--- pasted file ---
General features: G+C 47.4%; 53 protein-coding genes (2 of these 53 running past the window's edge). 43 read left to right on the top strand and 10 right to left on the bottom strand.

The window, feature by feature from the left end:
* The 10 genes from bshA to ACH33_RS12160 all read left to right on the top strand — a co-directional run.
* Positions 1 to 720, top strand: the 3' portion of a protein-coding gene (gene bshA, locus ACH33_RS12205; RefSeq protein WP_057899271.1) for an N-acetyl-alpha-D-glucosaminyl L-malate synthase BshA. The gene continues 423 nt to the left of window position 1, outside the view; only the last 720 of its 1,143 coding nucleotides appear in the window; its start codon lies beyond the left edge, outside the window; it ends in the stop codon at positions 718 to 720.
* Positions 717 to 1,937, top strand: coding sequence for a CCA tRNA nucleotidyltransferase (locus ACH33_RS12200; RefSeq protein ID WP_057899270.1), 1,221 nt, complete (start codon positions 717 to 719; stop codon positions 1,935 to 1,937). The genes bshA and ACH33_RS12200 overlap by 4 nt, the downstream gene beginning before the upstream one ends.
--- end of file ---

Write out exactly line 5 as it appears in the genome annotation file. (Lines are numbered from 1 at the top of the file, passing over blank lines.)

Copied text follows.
* Positions 717 to 1,937, top strand: coding sequence for a CCA tRNA nucleotidyltransferase (locus ACH33_RS12200; RefSeq protein ID WP_057899270.1), 1,221 nt, complete (start codon positions 717 to 719; stop codon positions 1,935 to 1,937). The genes bshA and ACH33_RS12200 overlap by 4 nt, the downstream gene beginning before the upstream one ends.